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Probably Octave Key problem

Tenor Viol

Full of frets in North Shropshire
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Hi

I was at band earlier this evening and apart from trying to play with a duster stuffed in the bell (d'oh :doh:), I had serious problems trying to get D, E, F to work with the octave key down. I got notes, but they were at the wrong pitch (way too sharp - couple of tones or more out).

I tried a new reed first, which did make some things a little better.

After investigating keys etc, I did notice a problem. Putting down L123R123 plus 8ve key, I noticed that neck key was just lifting off a fraction off the pad. It should only lift when you get to A. At A it does lift cleanly.

A colleague suggested an elastic band, this fixed the D/E/F/G problem but it then didn't open on A.

So I am assuming either they 8ve key mechanism is slightly out of alignment, or the spring needs its tension adjusting?

Reasonable assumption or am I missing something?
 

jbtsax

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These excerpts from "Instrument Care and Repair for the Busy Band Director" that I wrote for a clinic presentation should help.

Saxophone

If the instrument will not play in the lower octave

Check to see that there is at least a 1/16" gap between the neck octave key ring and the post extending from the body. Place your thumb between the ring and the body of the neck and then gently push down on the octave key. Then test the octave key adjustment (below). Should you go too far, place a pad slick or tongue depressor under the pad and carefully push back on the ring until the desired gap is achieved.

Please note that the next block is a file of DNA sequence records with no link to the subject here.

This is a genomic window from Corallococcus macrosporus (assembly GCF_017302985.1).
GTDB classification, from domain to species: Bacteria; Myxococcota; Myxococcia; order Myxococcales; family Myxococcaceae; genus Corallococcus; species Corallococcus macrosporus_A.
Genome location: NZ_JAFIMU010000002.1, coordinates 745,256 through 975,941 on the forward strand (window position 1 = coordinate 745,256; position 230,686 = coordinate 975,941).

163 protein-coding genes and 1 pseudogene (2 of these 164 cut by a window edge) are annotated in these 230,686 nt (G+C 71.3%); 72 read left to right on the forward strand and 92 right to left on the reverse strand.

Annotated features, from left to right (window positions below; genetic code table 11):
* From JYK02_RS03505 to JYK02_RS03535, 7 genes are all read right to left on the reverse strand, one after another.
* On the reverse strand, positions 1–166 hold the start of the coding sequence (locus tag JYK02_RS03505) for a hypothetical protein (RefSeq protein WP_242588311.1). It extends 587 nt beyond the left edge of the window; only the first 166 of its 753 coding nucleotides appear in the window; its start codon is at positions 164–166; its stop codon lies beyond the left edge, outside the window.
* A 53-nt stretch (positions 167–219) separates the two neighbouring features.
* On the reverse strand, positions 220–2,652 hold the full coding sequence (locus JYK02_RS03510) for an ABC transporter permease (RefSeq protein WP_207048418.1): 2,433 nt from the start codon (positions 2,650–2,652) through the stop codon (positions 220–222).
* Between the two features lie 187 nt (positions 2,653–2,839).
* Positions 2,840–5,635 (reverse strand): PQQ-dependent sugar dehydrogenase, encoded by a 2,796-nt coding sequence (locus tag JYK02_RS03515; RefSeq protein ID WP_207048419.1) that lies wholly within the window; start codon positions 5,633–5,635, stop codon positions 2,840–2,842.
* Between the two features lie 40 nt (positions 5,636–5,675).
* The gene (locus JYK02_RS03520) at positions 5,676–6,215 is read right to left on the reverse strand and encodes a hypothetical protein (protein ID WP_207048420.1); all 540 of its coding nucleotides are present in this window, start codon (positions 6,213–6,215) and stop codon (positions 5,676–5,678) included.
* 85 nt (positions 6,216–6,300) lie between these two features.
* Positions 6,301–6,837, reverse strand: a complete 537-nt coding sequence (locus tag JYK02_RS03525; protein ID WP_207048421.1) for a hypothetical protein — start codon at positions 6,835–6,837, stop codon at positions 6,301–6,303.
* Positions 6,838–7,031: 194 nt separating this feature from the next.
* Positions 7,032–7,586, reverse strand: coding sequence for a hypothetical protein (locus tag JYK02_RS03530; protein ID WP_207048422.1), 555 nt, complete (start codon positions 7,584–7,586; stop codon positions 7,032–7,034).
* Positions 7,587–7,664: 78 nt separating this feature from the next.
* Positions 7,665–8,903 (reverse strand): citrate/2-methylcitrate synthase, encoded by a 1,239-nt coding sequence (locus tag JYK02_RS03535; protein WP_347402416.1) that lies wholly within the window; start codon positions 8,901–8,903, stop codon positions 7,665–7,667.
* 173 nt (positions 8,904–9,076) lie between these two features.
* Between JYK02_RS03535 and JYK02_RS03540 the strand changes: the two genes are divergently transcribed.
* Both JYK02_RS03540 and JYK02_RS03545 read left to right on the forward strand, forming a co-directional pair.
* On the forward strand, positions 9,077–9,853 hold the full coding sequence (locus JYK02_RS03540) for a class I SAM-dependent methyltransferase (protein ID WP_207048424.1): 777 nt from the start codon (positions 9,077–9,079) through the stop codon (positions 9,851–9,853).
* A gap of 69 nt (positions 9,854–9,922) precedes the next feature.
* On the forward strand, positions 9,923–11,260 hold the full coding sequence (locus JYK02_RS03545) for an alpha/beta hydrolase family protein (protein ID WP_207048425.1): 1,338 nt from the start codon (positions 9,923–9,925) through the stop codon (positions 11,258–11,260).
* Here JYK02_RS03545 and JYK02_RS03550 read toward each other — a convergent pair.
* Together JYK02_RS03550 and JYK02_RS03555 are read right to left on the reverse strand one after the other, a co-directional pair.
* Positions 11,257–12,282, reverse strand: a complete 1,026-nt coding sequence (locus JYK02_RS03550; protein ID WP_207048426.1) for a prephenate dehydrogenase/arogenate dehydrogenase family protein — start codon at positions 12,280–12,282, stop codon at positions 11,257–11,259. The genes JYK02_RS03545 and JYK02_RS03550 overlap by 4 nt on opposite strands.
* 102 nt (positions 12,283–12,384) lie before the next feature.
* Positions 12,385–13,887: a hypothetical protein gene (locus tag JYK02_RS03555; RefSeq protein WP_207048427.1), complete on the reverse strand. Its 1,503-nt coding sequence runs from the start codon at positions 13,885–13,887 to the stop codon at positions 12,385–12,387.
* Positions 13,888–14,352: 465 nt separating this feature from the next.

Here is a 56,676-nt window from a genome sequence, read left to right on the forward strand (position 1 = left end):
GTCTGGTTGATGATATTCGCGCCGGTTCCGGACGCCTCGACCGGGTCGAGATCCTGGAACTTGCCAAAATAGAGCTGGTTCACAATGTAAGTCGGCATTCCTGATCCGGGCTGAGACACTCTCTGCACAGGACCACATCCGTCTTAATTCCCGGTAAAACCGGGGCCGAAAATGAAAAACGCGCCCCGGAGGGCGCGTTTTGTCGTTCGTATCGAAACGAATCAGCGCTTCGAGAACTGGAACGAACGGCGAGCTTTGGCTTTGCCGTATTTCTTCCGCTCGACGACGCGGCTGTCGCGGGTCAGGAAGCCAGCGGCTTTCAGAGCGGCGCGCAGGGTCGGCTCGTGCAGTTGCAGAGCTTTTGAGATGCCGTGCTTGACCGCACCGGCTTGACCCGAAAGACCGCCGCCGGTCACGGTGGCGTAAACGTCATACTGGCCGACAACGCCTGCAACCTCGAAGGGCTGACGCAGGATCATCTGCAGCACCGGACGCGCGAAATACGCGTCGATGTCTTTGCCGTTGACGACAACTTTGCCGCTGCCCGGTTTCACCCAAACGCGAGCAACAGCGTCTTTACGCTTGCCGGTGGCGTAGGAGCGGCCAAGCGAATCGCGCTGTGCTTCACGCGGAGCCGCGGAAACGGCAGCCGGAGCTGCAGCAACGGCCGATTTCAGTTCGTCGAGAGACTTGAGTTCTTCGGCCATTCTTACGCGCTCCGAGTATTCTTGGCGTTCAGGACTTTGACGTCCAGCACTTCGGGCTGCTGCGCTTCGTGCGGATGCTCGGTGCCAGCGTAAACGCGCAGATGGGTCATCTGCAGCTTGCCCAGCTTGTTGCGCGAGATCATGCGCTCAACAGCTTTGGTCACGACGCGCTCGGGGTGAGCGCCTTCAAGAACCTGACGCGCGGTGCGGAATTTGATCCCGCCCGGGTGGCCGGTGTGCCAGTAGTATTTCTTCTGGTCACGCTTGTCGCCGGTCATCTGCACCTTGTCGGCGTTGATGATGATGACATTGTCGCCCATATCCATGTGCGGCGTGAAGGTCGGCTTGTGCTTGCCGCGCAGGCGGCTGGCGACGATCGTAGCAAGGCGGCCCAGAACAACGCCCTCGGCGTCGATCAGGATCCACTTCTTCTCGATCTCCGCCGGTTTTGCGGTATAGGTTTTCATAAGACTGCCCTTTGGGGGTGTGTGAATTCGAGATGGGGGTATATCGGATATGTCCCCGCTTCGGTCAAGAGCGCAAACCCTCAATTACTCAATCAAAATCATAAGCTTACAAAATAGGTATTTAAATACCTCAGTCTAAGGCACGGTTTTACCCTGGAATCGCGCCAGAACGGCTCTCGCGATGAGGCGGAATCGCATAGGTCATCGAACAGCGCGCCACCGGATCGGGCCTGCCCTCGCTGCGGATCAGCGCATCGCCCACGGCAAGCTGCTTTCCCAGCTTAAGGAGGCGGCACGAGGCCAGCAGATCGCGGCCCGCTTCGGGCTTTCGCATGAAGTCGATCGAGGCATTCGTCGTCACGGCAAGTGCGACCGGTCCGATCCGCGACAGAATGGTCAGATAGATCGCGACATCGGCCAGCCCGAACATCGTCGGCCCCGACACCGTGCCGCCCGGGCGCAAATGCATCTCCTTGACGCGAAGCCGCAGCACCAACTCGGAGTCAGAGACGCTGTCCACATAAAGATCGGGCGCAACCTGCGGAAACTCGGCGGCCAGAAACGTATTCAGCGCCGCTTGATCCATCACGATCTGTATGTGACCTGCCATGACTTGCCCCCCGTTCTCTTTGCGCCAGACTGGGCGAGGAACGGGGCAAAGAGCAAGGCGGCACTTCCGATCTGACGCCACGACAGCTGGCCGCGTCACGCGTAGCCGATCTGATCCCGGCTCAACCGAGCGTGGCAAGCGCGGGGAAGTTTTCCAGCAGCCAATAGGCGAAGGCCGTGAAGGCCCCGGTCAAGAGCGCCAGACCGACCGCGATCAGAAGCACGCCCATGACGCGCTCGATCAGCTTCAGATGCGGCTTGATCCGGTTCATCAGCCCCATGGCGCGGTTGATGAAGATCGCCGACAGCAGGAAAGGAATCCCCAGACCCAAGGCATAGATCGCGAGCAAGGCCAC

If the 4th line D does not play or goes to a higher note (overtone)
Press the thumb octave lever hard without pressing any other keys and see if the neck octave key opens. As in the previous case, make sure there is a gap between the ring and the post. On some saxes with a "spongy" cork stopping the thumb octave lever a wider gap may be necessary.

To test the octave key adjustment
Finger G and forcefully hit the thumb octave key several times watching the neck octave pad. It should not move if in good adjustment. Then finger from G to A while pressing the thumb octave. The neck and body octave keys should alternate opening and closing completely.
 

Colin the Bear

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Sometimes things get knocked while in the case. Has the pin that moves the neck octave had a bump and moved?
 

kevgermany

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Don't play with the spring. Do what JBTsax says. It's probably the pin on the body or the octave mechanism on the neck (is your mouthpiece tight on the neck?). However if the pin's clearly bent, go to a technician.
 

Tenor Viol

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These excerpts from "Instrument Care and Repair for the Busy Band Director" that I wrote for a clinic presentation should help.

Saxophone

If the instrument will not play in the lower octave

Check to see that there is at least a 1/16" gap between the neck octave key ring and the post extending from the body. Place your thumb between the ring and the body of the neck and then gently push down on the octave key. Then test the octave key adjustment (below). Should you go too far, place a pad slick or tongue depressor under the pad and carefully push back on the ring until the desired gap is achieved.

If the 4th line D does not play or goes to a higher note (overtone)
Press the thumb octave lever hard without pressing any other keys and see if the neck octave key opens. As in the previous case, make sure there is a gap between the ring and the post. On some saxes with a "spongy" cork stopping the thumb octave lever a wider gap may be necessary.